There seems to be a focus on schools that offer the British curriculum versus pure Nigerian curriculum. The question is why and whether the preference for non-Nigerian curricula is warranted.
In speaking with an educator at a school that offers a British curriculum, she mentions that parents she deals with mention their preference for British curriculum for several reasons. One being that some of the parents who elect to go for British curriculum anticipate sending their children abroad for secondary school and thereafter university so they might as well get used to the British curriculum early. This is largely due to the fact that there is no confidence in the quality of the secondary and tertiary schools in Nigeria.
The British curriculum focuses on each child and builds on each child’s strengths and weak areas. Children of all abilities are mixed in each class are carried along with individual education plans for each student. The traditional Nigerian curriculum is mostly rote and focuses largely on academics, the British curriculum places more focus on ensuring that the child learns and understands and is able to apply the knowledge. In addition the British curriculum places a lot of emphasis on extra curricular activities to ensure a well rounded child.
More than this though she mentions that parents must be involved in their children’s lives. How can a teacher get the best out of the student when the parents are not invested in the child’s performance. She mentions for example lack of attendance at parent teachers conferences and other avenues for dialogue between teachers and parents is alarming She expressed disappointment that at this point in the term with 3 weeks or so to go before vacating for Christmas, she hasn’t met parents of students in her class! Indeed she worries about the lack of interest some parents show and sees this in the bad behavior of her students. The well behaved students invariably have parents and mostly mothers who are invested and show interest in the academics, by being involved in their education and making interaction with their children’s’ teachers a priority. Teachers have a unique perspective and understanding of your child that a parent should understand and be hungry to understand.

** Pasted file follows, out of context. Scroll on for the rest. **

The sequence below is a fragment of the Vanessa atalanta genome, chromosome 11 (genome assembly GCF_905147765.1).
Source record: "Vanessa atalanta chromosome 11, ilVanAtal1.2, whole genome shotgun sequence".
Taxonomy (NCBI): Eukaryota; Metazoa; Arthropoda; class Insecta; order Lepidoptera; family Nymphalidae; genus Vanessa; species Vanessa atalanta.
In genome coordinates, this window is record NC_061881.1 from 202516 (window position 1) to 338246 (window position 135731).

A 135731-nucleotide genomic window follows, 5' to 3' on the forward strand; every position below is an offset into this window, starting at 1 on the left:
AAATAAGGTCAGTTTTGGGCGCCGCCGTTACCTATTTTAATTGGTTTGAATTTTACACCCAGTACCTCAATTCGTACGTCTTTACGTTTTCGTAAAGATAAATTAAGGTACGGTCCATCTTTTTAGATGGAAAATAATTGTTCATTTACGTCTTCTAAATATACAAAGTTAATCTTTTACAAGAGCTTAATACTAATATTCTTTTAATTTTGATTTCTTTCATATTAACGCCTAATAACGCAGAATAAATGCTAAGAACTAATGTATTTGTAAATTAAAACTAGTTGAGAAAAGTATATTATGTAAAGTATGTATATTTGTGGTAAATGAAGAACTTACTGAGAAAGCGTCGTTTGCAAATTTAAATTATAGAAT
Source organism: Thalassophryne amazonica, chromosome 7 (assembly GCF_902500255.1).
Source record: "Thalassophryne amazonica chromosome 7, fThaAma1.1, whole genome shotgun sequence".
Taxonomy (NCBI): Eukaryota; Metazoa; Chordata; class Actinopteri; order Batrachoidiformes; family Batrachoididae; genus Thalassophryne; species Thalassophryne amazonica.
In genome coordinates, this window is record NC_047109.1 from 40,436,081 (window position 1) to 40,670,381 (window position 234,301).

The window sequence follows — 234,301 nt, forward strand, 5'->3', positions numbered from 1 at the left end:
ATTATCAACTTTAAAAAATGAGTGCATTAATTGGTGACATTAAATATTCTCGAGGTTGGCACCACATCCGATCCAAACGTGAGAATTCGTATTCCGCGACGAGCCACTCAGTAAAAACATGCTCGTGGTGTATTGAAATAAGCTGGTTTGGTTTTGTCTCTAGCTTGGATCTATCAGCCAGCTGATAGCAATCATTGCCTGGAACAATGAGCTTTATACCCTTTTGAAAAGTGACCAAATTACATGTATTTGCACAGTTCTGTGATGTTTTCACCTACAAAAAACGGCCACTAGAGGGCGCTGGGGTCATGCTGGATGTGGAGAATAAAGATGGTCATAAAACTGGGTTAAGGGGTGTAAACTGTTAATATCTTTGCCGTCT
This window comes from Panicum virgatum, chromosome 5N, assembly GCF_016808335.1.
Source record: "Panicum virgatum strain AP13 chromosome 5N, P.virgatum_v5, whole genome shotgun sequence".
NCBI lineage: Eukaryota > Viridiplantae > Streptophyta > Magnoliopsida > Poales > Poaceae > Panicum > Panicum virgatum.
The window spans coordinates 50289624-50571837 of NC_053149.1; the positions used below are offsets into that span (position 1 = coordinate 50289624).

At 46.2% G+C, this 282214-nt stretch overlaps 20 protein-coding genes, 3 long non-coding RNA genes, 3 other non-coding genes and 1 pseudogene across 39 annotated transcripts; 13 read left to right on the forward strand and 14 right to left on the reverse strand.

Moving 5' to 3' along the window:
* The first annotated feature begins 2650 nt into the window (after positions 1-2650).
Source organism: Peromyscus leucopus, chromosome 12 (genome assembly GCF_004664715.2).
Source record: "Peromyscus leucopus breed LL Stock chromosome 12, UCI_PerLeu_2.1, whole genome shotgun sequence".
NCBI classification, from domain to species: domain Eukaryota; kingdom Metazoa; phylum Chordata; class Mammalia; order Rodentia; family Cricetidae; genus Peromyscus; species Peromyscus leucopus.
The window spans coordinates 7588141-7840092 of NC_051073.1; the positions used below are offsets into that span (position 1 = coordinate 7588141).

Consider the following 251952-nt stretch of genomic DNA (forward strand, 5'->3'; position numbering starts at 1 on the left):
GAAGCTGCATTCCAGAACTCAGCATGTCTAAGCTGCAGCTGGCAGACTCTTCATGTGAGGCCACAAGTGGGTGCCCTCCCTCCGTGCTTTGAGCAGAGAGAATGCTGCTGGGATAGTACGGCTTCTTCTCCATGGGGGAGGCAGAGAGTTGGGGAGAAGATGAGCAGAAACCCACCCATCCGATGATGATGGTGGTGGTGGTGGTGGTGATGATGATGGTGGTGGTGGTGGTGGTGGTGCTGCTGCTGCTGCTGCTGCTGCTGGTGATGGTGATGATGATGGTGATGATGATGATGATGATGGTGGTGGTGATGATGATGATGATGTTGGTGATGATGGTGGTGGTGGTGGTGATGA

Her parting words are its not only about the curriculum that the school offers, this is not the beginning and end of the child’s learning. Parents must be involved in their children’s learning and not leave kids to the nanny syndrome. The nanny syndrome risks producing children who have everything done for them and having wrong values instilled in them. She also wishes to caution parents on the exposure children have these days, from the web, email use and other sources of media, children are almost too aware for their ages and parents must monitor them. It will amaze you that children not even 10 are discussing bi-sexuality! If caution is not taken we risk raising children who are not independent and low morals, badly behaved children will become badly behaved adults.
Lastly she cautions parents who are in a hurry to send their children abroad or to boarding school for secondary school, if you have not instilled the right morals in the kids when you see them everyday what do you expect to happen when they go away from home at 11, 12…..and become someone else’s responsibility.
picture courtesy educationlogos.com
Food for thought